After playing the masterpiece that was “Metroid Prime 3: Corruption,” gamers began crying out for remakes of the first two Metroid Primes with the same controls. Nintendo observed the massive fan requests and delivered. While Japan, a less Metroid-friendly region, received Prime 1 & 2 as separate products with the new ‘Let’s Play’ series, Nintendo of America decided to release the entire trilogy on one disc- no minor feat.
For the price of one brand new Nintendo Wii game ($49.99), you can be the proud owner of all 3 of the Metroid Prime games with updated controls and graphics. Let me tell you… that’s an amazing deal.
Graphically, the first two games offer some great improvements. They can’t be compared with the third entry, but they hold their own with other games on the Wii. Better lighting and particle effects have been added to the Wii-makes as well as improved textures. The bosses I’ve gotten to so far have had some obvious touch-ups and attention and their Ai seems to be enhanced. It’s hard to look anywhere without seeing some improvement- no matter how small.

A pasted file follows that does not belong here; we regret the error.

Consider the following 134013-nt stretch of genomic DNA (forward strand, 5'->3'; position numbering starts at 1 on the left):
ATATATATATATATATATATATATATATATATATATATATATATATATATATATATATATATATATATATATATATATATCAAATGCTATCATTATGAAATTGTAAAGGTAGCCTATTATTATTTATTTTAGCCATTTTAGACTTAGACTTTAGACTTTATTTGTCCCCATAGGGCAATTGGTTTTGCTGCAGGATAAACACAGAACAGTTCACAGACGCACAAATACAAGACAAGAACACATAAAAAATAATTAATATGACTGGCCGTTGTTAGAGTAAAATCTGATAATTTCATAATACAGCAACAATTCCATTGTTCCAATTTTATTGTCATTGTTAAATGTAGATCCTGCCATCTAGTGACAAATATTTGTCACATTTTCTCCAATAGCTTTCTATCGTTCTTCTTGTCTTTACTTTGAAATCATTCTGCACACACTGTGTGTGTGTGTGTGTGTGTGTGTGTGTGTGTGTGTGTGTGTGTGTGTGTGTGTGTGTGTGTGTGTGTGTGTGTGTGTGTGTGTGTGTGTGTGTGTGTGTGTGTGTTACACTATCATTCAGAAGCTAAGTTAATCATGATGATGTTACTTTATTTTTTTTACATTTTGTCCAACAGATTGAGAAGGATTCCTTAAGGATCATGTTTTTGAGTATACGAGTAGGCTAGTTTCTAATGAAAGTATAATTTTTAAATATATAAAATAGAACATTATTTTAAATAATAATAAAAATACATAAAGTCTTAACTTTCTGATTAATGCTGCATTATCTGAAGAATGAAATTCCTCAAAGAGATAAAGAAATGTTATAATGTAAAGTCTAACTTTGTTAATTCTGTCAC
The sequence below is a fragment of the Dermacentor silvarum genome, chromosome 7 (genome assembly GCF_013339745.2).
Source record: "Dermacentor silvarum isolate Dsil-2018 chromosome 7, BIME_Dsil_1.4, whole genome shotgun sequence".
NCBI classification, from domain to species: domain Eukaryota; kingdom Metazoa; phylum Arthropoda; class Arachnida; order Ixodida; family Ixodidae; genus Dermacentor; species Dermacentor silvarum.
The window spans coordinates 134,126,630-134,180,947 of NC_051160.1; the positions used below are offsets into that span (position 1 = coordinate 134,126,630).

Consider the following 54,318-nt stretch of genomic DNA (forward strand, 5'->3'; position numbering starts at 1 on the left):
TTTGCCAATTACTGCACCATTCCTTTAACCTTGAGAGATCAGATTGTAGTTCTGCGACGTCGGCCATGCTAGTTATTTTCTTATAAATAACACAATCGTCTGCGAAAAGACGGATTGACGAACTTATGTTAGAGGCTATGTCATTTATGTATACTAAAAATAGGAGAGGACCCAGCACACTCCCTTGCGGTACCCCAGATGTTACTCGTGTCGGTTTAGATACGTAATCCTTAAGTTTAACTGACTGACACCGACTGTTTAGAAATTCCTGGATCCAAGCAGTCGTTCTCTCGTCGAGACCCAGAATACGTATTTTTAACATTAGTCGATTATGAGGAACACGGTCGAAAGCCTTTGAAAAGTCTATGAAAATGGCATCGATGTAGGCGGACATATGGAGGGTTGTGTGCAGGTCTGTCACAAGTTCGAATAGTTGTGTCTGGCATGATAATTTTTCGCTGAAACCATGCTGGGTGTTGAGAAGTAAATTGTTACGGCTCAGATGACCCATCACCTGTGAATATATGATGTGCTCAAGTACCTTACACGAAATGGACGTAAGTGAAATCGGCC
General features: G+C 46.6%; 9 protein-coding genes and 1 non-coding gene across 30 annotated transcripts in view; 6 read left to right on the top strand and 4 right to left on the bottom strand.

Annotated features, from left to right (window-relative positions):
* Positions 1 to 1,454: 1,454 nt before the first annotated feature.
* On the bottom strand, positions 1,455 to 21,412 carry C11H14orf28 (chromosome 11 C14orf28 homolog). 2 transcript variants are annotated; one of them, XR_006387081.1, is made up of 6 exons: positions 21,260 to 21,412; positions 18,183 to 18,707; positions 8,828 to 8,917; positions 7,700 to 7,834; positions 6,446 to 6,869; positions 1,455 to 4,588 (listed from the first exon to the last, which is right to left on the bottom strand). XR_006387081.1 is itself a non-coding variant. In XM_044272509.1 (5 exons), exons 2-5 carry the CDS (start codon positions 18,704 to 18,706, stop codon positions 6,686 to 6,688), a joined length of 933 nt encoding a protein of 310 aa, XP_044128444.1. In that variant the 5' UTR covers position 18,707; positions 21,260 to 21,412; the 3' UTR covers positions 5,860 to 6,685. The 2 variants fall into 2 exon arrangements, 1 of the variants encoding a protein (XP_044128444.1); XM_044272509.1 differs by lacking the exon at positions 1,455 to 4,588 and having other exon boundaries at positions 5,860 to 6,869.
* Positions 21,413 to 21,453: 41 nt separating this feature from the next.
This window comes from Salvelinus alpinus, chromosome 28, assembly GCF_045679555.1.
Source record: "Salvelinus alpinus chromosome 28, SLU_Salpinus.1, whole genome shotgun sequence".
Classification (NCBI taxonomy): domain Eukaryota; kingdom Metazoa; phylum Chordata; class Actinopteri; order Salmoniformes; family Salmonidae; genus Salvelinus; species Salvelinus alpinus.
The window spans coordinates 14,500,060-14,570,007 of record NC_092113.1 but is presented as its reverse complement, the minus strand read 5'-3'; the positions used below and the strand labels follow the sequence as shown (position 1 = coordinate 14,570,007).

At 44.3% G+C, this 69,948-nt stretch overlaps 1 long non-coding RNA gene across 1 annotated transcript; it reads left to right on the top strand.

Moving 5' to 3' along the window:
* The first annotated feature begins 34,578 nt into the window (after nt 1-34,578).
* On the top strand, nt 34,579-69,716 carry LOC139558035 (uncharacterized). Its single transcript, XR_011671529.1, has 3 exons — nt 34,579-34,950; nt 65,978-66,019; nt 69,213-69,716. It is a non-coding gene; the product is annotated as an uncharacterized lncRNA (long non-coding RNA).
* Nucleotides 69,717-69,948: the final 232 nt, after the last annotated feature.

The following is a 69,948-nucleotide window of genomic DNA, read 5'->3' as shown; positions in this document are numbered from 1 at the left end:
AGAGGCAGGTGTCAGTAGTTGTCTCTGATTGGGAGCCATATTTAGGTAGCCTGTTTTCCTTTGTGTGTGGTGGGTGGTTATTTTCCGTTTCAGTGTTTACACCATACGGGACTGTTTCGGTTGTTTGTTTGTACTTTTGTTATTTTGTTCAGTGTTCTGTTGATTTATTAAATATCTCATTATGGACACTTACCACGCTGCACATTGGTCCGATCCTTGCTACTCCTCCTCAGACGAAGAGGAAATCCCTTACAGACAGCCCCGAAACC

This is not a case of a video game company just trying to make money off an old port with a few minor tweaks- I’m looking at you Capcom. Nintendo has gone the whole mile in making this package a beautiful one. It’s especially impressive to look at the original Metroid Prime with its new graphical enhancements. I could be wrong, but it seems a little bit of extra polish was given to Metroid Prime 3- though it could just be that the game looked awesome to begin with. Widescreen support has been added as well as several other graphical updates.
Now everyone knows that graphics aren’t everything, so I’m sure you’re wondering if the controls are what they should be. Just like the masterful effort put behind MP3’s controls, its predecessors got the Wii treatment. IR support does wonders for the Prime series. There’s no going back to the old analog stick once you start taking out space pirates with the Wiimote’s pointer. The controls are extremely responsive and intuitive. You’ll feel like the remote is simply an extension of your arm- much like Samus’s.